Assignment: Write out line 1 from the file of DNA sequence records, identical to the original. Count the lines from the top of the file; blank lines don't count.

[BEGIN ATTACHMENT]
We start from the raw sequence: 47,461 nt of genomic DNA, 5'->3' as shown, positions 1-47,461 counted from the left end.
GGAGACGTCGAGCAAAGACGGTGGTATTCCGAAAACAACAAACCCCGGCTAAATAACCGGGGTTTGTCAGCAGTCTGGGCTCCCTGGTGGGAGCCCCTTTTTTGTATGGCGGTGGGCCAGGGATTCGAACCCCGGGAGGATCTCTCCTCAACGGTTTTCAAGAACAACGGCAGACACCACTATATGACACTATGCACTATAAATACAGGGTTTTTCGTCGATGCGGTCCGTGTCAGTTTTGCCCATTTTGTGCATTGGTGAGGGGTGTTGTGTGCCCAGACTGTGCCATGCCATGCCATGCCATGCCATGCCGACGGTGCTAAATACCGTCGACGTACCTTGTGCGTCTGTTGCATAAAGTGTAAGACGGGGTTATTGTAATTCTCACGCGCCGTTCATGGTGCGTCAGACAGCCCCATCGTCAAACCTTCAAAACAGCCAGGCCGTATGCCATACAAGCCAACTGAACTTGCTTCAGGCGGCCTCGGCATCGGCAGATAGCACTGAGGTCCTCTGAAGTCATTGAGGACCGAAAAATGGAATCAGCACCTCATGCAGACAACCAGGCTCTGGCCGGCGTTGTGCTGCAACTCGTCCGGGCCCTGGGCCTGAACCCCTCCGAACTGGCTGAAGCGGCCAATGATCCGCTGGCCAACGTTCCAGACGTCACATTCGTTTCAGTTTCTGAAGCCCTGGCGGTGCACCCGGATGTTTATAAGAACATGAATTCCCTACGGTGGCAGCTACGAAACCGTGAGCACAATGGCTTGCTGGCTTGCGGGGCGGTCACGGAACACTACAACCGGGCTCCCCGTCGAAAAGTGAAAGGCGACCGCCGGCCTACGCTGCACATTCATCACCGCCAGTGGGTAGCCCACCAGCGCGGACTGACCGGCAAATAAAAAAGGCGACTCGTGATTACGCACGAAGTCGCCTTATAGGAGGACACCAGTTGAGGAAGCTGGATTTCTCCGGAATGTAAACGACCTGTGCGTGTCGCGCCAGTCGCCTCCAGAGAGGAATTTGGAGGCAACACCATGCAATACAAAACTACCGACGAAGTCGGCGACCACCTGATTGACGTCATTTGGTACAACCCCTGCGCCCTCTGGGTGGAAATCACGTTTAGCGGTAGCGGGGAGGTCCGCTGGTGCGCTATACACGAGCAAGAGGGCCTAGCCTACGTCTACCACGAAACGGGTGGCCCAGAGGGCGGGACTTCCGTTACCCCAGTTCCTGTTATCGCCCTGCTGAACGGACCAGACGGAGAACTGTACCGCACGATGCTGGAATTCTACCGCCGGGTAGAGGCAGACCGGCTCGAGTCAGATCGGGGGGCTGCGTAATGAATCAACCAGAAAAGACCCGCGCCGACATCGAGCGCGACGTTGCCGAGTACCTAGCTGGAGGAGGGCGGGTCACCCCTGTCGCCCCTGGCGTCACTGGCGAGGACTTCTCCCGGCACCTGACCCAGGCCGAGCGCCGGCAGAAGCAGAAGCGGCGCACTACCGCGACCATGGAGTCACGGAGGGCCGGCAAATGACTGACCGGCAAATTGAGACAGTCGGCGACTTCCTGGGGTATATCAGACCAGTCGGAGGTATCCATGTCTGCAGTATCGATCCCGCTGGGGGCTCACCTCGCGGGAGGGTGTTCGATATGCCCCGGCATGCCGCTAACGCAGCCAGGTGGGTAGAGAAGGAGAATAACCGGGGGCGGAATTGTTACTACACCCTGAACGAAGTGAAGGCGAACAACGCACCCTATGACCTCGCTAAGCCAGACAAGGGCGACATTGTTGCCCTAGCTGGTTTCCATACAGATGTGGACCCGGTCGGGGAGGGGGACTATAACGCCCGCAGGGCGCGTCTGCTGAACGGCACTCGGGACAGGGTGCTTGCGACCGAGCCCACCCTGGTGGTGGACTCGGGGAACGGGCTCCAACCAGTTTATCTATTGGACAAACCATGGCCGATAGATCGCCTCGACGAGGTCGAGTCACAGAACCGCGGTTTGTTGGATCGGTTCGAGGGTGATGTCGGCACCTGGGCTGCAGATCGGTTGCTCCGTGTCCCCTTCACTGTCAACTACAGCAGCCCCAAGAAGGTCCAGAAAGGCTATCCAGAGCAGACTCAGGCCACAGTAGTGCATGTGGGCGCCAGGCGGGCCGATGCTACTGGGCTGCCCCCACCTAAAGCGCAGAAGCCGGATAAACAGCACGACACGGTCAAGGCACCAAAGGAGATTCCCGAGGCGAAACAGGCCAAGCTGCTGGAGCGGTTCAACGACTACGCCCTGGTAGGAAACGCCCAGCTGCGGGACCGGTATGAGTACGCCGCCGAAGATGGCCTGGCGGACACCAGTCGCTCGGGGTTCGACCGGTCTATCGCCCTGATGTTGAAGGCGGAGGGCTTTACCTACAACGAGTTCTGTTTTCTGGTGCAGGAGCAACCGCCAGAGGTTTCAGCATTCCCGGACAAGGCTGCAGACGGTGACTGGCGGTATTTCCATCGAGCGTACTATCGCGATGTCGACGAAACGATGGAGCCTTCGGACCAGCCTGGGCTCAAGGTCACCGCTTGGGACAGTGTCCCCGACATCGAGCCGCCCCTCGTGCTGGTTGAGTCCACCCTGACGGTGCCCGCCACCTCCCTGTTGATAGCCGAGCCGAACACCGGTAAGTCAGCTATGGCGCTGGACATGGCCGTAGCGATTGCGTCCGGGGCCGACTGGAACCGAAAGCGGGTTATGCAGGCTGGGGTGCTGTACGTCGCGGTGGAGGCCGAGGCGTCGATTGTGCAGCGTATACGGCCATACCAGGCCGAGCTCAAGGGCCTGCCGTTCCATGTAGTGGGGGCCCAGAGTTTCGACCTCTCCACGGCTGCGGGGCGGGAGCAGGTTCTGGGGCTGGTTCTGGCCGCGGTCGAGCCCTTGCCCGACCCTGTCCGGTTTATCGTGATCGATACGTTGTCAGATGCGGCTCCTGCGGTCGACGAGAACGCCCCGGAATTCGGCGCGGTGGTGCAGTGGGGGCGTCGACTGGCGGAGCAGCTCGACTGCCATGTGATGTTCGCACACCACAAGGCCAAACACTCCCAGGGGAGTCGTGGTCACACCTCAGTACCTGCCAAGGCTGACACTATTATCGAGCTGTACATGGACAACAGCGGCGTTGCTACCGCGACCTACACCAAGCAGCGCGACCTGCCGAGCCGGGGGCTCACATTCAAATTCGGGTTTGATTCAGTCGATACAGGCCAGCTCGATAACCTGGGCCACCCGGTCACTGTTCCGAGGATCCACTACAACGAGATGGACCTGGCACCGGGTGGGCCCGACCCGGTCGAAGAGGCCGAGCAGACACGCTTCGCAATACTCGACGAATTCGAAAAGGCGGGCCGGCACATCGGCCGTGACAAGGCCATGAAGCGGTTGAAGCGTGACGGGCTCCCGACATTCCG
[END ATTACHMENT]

We start from the raw sequence: 47,461 nt of genomic DNA, 5'->3' as shown, positions 1-47,461 counted from the left end.